Christian nationalism has played a central role in the popular rise of Donald Trump and will continue to do so, according to a new report by three US sociologists.
At the time of his election as president, Trump was 'for many Americans, a symbolic defense of the United States' perceived Christian heritage' says the report, Make America Christian Again: Christian Nationalism and Voting for Donald Trump in the 2016 Presidential Election published in the journal Sociology of Religion, by Andrew L Whitehead, Samuel L Perry and Joseph O Baker.
And those who voted for Trump – including famously some 80 per cent of white evangelicals – valued the perceived return to US Christian identity, with the appointment of hard-line Christian social conservatives in key administration positions, ahead of almost anything else, according to the paper.
'Data from a national probability sample of Americans surveyed soon after the 2016 election shows that greater adherence to Christian nationalist ideology was a robust predictor of voting for Trump, even after controlling for economic dissatisfaction, sexism, anti-black prejudice, anti-Muslim refugee attitudes, and anti-immigrant sentiment, as well as measures of religion, sociodemographics, and political identity more generally,' it says.
The report explains that Christian nationalism is not synonymous with 'civil religion'. It says: 'Civil religion, on the one hand, often refers to America's covenantal relationship with a divine Creator who promises blessings for the nation for fulfilling its responsibility to defend liberty and justice. While vaguely connected to Christianity, appeals to civil religion rarely refer to Jesus Christ or other explicitly Christian symbols. Christian nationalism, however, draws its roots from "Old Testament" parallels between America and Israel, who was commanded to maintain cultural and blood purity, often through war, conquest, and separatism. Unlike civil religion, historical and contemporary appeals to Christian nationalism are often quite explicitly evangelical, and consequently, imply the exclusion of other religious faiths or cultures.'
As the website truth-out.org has pointed out, the report examines 'the extent to which Christian nationalist ideology represented a unique and independent influence leading to the Trump Presidency,' and argues that, 'Christian nationalism operates as a unique and independent ideology that can influence political actions by calling forth a defense of mythological narratives about America's distinctively Christian heritage and future'.
One of the authors, Whitehead, told the website that Trump is likely to continue drawing on Christian nationalism in the mid-term elections this November.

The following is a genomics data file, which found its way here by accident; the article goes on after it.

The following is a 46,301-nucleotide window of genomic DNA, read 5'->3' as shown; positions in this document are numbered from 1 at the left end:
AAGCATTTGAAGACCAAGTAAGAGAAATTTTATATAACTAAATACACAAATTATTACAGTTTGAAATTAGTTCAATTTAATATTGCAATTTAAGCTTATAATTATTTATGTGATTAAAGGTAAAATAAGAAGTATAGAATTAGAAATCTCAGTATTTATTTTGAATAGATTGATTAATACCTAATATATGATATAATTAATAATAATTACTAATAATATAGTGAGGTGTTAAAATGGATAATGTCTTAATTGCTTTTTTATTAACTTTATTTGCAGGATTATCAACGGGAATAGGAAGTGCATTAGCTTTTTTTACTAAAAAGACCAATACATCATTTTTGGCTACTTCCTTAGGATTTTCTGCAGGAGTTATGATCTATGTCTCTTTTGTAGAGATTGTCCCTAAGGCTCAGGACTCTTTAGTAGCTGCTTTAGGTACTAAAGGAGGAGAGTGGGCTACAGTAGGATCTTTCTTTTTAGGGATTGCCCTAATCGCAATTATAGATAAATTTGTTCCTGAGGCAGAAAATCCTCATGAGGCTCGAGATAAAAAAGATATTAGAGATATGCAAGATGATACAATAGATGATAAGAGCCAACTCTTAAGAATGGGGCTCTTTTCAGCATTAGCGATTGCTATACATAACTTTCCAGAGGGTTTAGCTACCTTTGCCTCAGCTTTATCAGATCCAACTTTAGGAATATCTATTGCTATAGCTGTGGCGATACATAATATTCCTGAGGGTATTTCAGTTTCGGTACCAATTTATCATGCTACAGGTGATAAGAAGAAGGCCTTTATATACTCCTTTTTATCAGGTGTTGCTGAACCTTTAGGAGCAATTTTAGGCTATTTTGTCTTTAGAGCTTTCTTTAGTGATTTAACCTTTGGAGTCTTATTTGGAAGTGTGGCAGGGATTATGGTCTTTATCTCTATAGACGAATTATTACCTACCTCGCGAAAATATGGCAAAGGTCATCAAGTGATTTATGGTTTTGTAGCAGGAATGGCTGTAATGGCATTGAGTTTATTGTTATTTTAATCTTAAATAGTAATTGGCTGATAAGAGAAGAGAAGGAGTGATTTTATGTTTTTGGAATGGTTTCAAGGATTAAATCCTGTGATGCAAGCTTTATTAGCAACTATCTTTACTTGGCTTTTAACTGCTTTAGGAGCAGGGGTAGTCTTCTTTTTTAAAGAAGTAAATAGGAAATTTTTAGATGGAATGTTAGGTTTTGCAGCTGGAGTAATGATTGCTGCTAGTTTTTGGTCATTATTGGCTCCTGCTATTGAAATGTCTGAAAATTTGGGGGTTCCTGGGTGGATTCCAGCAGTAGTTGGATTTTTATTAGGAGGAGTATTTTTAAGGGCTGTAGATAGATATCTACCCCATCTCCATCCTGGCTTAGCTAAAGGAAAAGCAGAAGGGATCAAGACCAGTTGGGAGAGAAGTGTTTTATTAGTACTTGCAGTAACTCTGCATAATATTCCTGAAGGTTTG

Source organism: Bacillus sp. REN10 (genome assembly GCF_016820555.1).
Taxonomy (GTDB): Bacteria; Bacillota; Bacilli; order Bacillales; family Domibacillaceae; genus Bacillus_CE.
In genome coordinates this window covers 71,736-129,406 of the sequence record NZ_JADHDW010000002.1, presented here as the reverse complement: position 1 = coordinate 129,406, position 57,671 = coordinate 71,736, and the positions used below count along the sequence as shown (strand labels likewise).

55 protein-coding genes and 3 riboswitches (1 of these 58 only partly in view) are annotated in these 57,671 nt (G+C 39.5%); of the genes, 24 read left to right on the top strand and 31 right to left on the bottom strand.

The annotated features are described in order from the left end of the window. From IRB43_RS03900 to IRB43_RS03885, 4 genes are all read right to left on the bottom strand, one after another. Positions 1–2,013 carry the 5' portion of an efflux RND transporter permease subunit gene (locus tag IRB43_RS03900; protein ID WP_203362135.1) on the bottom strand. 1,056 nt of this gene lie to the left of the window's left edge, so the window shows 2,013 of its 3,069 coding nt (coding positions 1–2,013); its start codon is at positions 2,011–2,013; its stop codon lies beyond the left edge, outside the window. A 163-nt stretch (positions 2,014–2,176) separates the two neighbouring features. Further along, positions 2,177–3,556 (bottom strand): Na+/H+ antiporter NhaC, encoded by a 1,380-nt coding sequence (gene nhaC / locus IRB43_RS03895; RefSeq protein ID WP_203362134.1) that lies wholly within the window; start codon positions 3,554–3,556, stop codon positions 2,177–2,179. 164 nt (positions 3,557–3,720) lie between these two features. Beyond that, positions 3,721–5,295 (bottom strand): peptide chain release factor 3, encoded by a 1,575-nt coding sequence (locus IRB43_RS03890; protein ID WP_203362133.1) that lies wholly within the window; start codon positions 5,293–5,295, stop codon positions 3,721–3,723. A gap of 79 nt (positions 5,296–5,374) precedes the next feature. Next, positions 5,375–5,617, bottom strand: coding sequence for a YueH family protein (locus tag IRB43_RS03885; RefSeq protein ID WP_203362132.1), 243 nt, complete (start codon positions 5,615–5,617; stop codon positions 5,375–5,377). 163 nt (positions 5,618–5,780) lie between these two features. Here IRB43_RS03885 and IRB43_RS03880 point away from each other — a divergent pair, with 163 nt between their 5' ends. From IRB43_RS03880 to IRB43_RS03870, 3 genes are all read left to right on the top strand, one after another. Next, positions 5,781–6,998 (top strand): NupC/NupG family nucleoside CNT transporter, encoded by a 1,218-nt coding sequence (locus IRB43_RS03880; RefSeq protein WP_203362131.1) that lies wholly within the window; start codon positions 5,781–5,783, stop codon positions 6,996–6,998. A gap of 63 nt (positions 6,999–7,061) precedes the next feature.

'It proved helpful to them in the 2016 elections and so there is no reason they should move away from it now,' he said. 'I think that Trump has delivered on some of the promises made to Christian nationalists, especially concerning his pick for the Supreme Court. I don't think we'll see any reduction in the importance of Christian nationalism in upcoming elections.'
Trump continues to enjoy the almost unqualified support of evangelical leaders despite policies and personal behaviour that appears consistently to contradict the Christian approach to politics and to life.
As has often been pointed out, Trump's predecessor Barack Obama would surely have been roundly condemned by the same evangelical leaders were it to have been revealed, for example, that his personal lawyer made a payment to a pornography actress, as it has in Trump's case.
But on the other hand, unlike Obama and certainly unlike Hillary Clinton, Trump has actively courted religious right leaders and has appointed several cabinet members closely aligned with the religious right, including secretary of education Betsy DeVos and the hard-line anti-abortion secretary of health and human services Tom Price, who was forced to resign over his extensive use of taxpayer-funded charter flights. Trump's appointment of Neil Gorsuch to the Supreme Court has especially pleased Christian conservatives.
Make America Christian Again explains that, 'The 2016 election was repeatedly labeled as conservative Christians' "last chance" for citizens to protect America's religious heritage and win back a chance at securing a Christian future. As Trump told conservative Christian television host Pat Robertson, "If we don't win this election, you'll never see another Republican and you'll have a whole different church structure...a whole different Supreme Court structure"'.
The authors argue: 'Christian nationalism operates as a set of beliefs and ideals that seek the national preservation of a supposedly unique Christian identity. Voting for Donald Trump was for many Americans a Christian nationalist response to perceived threats to that identity.'
The report concludes: 'Although sexism, anti-black animus, xenophobia, and economic anxieties or dissatisfaction have been proposed as possible reasons for supporting Trump, we find that net of the influence of Christian nationalism, these receive limited support, at least as measured here. Specifically, none of the alternative explanations outside of Islamophobia exhibited significant associations with voting for Trump when Christian nationalism was accounted for... Beyond the 2016 Presidential election, future research should examine Christian nationalism and its relation to various contentious topics animating politics and civil society in the United States, as well as future voting patterns at multiple levels of governance.
'As a flexible and pervasive set of beliefs and ideals, the influence of Christian nationalism will likely prove important across a wide range of contexts. It is especially critical to examine Christian nationalism and its significance in subcultures and social arenas both inside and outside of institutional religions.'